A Thousand Feet From Shore
By Jillian Becquet
By: Jillian Becquet Photo by: Doc McGregor, Corpus Christi Public Libraries
Before there was a seawall to stroll, you needed to be on Water Street to get the best view of the Corpus Christi Bay. It ran along the water, and businesses thrived with locals and visitors looking to get the most scenic view for their business meetings, meals, and hotel stays. These attractions went through two hurricanes in 1916 and 1919, so when the 1920s arrived, the city knew the area needed a major attraction to get business going again.
Pleasure Pier’s 1,000-foot structure had a T-head for landing boats and one of the most popular restaurants in the area: Pier Café, located at the left side of the pier in this image. The Café’s advertisement for the opening of a new 50-table building in 1932 promised the view would provide “a delightfully cool atmosphere” for diners. The Nueces Hotel – with its zig-zagging fire escapes visible at the right side of the image – enjoyed the best views of the pier, and its guests regularly enjoyed its charter boats, dining, and fishing. It wasn’t unusual for locals working downtown to stroll the pier on their lunch breaks, or after a meeting at the Nueces Hotel.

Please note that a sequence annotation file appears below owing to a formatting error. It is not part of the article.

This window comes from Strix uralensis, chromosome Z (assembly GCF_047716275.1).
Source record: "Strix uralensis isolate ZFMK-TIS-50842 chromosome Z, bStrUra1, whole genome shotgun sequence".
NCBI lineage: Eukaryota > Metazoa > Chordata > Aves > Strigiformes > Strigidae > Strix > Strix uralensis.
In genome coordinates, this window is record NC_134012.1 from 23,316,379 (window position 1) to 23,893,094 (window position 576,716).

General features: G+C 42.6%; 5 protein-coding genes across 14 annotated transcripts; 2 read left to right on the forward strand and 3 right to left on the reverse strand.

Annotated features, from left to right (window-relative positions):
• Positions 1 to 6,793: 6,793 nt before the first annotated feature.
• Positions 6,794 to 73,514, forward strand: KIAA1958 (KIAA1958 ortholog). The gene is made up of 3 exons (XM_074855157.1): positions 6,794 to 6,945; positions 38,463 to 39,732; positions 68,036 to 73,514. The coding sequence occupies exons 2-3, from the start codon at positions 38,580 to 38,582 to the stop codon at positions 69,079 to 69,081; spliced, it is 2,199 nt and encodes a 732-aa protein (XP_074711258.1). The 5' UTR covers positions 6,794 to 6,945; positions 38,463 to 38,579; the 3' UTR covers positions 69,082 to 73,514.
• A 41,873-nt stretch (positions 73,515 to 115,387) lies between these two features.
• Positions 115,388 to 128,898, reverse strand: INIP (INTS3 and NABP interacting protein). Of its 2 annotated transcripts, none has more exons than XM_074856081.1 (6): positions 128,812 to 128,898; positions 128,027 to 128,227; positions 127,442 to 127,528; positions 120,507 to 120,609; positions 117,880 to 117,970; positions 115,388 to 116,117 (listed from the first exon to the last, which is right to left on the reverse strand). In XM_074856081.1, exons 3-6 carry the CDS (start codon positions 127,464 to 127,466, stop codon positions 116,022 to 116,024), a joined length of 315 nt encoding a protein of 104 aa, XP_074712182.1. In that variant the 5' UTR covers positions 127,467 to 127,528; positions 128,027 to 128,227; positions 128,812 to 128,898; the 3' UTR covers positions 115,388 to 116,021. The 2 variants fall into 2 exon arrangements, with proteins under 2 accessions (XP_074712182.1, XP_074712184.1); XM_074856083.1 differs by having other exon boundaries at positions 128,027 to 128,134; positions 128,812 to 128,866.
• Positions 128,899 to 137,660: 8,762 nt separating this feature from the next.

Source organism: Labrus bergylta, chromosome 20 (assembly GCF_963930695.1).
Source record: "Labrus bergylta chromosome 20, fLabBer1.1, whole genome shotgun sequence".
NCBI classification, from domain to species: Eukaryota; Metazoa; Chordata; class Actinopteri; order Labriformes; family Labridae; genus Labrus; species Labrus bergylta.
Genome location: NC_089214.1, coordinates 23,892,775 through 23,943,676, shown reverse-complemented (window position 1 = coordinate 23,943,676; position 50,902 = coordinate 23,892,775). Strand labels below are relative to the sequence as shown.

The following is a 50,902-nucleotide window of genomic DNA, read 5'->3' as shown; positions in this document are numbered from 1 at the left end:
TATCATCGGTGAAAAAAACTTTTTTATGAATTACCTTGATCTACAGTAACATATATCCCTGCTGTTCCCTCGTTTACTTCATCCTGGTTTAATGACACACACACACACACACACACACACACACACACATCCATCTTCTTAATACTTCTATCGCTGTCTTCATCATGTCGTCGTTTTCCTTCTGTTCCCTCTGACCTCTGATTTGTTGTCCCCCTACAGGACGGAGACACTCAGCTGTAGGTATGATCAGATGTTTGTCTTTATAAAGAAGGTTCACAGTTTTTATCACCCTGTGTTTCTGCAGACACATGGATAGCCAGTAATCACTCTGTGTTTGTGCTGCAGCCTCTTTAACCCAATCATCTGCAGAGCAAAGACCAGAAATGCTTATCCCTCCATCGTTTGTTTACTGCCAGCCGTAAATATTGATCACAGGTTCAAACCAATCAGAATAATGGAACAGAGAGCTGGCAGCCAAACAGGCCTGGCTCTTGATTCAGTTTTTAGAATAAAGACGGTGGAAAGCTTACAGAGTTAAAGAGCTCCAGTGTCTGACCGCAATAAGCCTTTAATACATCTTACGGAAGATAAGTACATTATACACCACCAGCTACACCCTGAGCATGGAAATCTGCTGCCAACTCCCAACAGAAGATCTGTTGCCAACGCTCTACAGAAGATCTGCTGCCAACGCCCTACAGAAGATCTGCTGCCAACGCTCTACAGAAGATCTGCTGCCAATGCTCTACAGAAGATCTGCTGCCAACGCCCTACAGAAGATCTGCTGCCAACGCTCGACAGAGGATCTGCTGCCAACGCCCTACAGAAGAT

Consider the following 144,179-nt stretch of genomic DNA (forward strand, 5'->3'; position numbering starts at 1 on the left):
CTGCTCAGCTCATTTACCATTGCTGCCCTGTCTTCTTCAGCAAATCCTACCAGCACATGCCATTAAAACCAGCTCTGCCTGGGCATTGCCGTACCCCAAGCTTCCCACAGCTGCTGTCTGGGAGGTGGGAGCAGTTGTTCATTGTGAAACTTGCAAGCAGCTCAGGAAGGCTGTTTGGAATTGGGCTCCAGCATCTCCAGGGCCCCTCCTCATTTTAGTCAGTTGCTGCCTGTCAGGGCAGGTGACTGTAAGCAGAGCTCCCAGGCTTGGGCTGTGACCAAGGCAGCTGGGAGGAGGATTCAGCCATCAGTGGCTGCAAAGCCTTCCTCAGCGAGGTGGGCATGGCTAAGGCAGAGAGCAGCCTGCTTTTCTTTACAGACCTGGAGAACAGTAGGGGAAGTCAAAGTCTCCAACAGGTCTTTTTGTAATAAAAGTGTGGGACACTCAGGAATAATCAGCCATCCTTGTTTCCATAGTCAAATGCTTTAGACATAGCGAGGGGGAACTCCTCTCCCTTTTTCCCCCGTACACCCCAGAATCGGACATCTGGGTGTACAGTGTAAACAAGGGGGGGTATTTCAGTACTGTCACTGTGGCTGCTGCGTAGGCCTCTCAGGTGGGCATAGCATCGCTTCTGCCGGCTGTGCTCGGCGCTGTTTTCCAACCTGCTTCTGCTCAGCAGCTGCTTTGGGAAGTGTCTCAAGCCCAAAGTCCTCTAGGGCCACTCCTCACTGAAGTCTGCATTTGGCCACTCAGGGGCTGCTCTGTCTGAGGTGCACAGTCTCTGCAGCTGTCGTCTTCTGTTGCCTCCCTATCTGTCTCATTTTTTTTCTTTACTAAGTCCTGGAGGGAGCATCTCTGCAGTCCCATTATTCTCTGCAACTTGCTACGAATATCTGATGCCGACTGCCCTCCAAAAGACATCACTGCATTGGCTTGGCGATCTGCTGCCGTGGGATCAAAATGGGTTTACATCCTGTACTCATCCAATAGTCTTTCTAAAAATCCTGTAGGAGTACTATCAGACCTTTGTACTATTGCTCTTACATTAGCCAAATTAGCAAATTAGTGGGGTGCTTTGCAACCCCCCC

Pleasure Pier went on to survive future storms, and lasted until it was dismantled for seawall construction in the late 1930s, which gave us the bayfront elevation we know and love today.
Photo Caption: The entire Pleasure Pier and the Corpus Christi skyline are visible from the foot of the pier on Dec. 6, 1938.
The entire Pleasure Pier and the Corpus Christi skyline are visible from the foot of the pier on Dec. 6, 1938.